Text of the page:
China’s nuclear power; A world debate

Washington: Political and bureaucratic competition has ensured that the discussion around the intention of China increasing its nuclear power remains as important as China’s global vision for hegemony.
In its Defence White Paper from 2006, China resolutely asserted its ‘Self Defence Nuclear strategy,’ proclaiming an assured retaliatory measure leading to inflicting unacceptable damage to the attacker.
However, Beijing’s nuclear stand over the years has only deteriorated towards a far more hawkish view of the global world, reported Global Strat View.
In 2013, their Defence White Paper excluded mentions of a lifelong nuclear principle of ‘No First Use policy.’ This led many scholars to conclude that China was perhaps on its path to shedding an instrumental principle that had ensured peace and stability in the region and the world for decades.
Since then, China has been on a war footing to diversify and modernize its nuclear-armed forces. It is on the verge of attaining the nuclear triad status, defined as all three military forces consisting of land-launchable nuclear missiles, nuclear missile-armed submarines, strategic fighter jets, and aircrafts powered with nuclear warheads.
Chinese intentions to expand its nuclear and militaristic power are not a distant event that can be tackled later, said Global Strat View.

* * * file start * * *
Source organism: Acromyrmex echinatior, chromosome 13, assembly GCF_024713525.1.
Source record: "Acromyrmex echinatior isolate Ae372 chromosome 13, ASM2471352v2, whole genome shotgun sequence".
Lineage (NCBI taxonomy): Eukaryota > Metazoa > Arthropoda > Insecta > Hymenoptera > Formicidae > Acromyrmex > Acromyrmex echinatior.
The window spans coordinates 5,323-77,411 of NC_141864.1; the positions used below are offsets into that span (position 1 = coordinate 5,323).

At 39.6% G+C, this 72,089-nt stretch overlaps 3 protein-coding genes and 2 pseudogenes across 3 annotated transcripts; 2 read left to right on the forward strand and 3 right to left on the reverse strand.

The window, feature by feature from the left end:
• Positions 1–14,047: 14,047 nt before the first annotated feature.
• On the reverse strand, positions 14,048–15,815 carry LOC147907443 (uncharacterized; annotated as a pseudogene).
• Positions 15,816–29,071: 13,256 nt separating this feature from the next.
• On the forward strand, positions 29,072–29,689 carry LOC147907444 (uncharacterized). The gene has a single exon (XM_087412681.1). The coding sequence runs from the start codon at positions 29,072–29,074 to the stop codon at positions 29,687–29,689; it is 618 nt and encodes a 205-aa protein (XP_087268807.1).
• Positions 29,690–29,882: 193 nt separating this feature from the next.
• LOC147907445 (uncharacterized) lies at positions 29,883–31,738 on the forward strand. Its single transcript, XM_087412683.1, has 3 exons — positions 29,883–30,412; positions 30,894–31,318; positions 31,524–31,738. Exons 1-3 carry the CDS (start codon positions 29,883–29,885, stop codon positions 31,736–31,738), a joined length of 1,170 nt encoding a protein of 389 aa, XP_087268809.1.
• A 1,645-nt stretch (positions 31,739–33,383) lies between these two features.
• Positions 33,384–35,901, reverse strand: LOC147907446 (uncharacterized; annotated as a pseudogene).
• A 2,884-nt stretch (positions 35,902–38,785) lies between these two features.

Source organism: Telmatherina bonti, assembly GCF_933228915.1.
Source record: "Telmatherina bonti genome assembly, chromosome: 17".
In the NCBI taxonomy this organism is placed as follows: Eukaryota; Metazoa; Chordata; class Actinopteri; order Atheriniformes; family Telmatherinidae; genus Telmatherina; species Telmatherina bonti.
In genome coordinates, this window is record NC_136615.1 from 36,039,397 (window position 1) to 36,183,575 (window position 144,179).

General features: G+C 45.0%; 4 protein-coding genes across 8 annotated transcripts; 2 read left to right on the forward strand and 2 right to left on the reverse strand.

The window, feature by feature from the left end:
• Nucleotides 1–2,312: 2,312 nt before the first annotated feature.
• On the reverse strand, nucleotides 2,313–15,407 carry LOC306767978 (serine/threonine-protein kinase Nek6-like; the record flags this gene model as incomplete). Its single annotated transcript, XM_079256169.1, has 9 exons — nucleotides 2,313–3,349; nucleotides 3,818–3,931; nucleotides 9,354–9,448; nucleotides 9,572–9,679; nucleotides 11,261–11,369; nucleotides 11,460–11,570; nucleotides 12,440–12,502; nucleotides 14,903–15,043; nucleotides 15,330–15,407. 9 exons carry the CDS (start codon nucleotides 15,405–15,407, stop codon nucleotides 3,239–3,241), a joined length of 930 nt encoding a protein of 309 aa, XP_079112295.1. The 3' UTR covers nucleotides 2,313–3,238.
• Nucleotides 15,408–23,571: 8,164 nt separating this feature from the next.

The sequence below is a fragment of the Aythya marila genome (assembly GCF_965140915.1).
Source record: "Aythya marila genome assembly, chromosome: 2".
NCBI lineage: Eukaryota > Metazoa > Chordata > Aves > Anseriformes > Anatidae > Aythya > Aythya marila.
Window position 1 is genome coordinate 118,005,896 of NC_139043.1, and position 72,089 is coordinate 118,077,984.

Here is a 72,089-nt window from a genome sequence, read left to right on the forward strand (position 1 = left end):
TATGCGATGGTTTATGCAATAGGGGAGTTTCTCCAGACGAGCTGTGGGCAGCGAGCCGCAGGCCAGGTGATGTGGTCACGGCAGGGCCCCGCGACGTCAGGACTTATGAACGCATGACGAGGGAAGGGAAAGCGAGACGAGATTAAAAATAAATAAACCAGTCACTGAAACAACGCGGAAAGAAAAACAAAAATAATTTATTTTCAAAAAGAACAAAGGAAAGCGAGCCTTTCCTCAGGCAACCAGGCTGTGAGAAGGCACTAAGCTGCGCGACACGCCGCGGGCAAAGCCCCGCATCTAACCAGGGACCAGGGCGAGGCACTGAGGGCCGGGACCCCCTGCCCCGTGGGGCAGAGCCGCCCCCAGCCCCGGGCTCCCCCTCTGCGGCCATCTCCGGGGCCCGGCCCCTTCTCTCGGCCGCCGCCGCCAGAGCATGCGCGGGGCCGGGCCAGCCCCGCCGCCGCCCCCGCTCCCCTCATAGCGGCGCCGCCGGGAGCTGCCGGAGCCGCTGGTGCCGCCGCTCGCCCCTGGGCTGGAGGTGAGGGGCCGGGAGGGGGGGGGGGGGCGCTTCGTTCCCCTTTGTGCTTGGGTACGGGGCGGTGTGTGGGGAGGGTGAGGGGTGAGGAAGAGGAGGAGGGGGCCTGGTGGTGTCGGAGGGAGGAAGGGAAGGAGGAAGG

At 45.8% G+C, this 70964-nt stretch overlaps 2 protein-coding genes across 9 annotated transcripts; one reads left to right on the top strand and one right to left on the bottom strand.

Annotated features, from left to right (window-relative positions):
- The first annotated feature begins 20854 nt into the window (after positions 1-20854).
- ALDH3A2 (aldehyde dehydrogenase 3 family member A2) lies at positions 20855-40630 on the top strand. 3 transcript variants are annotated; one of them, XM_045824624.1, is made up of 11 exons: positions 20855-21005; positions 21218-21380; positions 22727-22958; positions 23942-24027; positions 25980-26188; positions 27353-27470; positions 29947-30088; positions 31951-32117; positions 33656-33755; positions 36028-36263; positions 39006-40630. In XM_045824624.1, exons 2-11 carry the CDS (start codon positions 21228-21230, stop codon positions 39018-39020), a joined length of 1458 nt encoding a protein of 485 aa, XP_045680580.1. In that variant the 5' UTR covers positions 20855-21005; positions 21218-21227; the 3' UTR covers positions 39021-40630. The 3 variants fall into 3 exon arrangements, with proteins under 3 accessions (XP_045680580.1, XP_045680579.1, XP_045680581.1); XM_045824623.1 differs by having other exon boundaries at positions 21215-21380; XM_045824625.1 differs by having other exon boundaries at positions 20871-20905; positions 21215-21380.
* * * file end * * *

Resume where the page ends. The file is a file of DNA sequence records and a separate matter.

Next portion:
Such acts require immediately thought-out foreign policy objectives, which can also lead to regional cooperation amongst members who find themselves at the forefront of such intimidating tactics.
If China doubles its arsenal by 2029 as predicted, in the coming years, the People’s Liberation Army will field as many as 24 DF-41’s with a staggering 144 warheads leading to many consequential security threats to the region, reported Global Strat View.
China’s actions in the South-China Sea, Taiwan, and its boundaries with India have made it clear that the leadership is willing to provoke skirmishes and clashes in and around the area of contention.
Moreover, given Chinese reoccurring behaviour, it would be wise to state that as much as the Chinese nuclear capabilities and weapons increase and improve, Beijing will attempt to adopt an offensive nuclear posture, advised Global Strat View.
Thus, the region which is witnessing such threatening nuclear augmentations must come together to tackle such challenges that China, as a nuclear state, wishes to pose in front of other peaceful countries of the continent and the world.

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